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Central Western Geep

Central Western Geep

This former NYC GP9 has a very important place in Canadian history, essentially helping create the shortline phenomenon. Sadly like so many other Class III Railroads that followed, the railway expanded, then dwindled followed by abandonment of the railbed Aside from a derelict motorcar and some shop signage nearby, this is all whats left of the CWR. Lets take a look back.

Back in the early 1980s, Tom Payne, a CP locomotive engineer began exploring the shortline concept in Canada after seeing the success and triumphs of numerous US operations. The Canadian environment at the time favoured two Class I railroads leaving no place for the little guy. After three years of sifting through regulation, Tom started the CWR in 1986, purchasing this engine a year earlier. For his efforts he was inducted into the Canadian Railway Hall of Fame in 2002. Initially the Central Western Railway purchased the CN Stettler Subdivision running ~100 miles between Ferlow Junction (near Camrose) and Morrin, AB. In 1992 CWR expanded - purchasing the CP Lacombe & Coronations subs running ~130 miles east. By 1996 however tracks were lifted to Consort, the Stettler sub followed next year with service discontinued north of Stettler & tracks torn up between Big Valley & Morrin. In 1999 the Big Valley Stettler portion was sold to Alberta Prairie Railway Excursions, who operate a CN 4-8-2 excursion passenger train to this day. By the time CN took over in 2006 only 22 miles of track remained. Today the north end: East to Botha and north to Payne JCT is used for car storage, CN wants to abandon the southern end along with their 178 miles of connecting trackage through Drumheller.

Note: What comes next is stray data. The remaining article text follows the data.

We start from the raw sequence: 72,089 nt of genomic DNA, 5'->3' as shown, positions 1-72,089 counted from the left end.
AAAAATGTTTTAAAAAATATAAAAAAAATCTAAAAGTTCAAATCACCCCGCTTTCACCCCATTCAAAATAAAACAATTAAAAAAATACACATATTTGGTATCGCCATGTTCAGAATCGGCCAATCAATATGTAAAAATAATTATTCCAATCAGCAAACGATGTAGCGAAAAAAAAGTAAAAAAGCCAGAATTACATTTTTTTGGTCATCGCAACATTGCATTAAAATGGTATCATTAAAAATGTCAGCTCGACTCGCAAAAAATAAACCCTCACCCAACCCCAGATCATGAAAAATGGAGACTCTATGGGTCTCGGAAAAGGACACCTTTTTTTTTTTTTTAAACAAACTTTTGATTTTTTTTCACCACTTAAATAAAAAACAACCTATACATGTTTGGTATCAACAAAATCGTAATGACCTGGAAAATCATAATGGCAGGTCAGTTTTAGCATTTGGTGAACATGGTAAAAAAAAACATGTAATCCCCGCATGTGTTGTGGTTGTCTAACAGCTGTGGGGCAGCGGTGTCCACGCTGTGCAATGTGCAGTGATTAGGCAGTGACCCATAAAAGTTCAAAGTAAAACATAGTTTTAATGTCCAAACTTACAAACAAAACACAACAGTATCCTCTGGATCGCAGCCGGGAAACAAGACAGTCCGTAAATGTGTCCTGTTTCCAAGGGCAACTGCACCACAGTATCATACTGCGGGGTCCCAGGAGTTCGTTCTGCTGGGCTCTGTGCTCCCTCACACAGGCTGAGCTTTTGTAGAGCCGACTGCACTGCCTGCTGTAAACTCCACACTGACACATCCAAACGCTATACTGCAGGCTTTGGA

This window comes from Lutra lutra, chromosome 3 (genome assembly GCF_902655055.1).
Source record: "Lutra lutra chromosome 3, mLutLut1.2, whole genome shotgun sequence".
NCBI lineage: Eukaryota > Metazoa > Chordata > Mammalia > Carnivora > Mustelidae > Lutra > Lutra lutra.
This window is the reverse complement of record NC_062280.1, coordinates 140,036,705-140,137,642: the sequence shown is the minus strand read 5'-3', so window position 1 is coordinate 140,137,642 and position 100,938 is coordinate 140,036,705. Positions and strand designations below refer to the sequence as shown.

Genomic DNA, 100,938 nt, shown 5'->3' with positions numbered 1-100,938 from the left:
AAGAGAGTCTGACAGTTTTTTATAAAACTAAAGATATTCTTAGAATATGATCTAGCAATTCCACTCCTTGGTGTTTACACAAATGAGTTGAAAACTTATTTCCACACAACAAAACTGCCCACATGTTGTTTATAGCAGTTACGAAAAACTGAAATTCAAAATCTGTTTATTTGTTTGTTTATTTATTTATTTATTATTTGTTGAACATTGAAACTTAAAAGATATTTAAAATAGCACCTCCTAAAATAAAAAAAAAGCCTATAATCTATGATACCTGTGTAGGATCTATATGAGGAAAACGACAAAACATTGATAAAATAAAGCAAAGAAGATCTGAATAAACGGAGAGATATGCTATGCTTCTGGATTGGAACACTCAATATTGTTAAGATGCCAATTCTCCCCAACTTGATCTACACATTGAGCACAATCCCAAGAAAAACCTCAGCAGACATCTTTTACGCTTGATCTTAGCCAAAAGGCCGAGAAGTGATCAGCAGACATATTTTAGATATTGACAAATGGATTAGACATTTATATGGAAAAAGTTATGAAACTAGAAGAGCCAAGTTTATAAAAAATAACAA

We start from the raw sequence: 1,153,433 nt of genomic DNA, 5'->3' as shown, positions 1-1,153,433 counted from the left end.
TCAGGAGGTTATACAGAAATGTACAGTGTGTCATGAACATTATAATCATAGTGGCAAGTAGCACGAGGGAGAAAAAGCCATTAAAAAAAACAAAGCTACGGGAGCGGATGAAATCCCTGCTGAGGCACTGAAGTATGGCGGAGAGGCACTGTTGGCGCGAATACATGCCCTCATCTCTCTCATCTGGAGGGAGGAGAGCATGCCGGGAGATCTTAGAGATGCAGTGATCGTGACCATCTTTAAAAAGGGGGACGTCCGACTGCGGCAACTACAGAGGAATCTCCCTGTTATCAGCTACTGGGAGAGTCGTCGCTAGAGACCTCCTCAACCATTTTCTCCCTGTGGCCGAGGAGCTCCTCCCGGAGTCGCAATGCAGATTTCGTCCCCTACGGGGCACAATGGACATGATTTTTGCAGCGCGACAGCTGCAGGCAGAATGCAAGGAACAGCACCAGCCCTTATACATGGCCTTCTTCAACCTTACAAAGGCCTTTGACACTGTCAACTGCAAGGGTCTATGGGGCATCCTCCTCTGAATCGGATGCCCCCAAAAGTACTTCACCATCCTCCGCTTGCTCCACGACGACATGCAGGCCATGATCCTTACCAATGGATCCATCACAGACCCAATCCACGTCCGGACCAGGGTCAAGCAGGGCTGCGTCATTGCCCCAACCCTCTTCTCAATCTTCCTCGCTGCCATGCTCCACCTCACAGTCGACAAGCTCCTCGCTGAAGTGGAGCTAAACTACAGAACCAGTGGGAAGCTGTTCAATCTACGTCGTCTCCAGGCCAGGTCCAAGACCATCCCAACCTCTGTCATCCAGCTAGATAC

Through its 20 years existence the railway operated only 8 units, three at a time, with an extra one for the CP branch. All were GP7/GP9 derivatives except for one ex-CN GMD1. He along with 7438 pictured were CWRs only motive power following the massive line abandonments in 1998.
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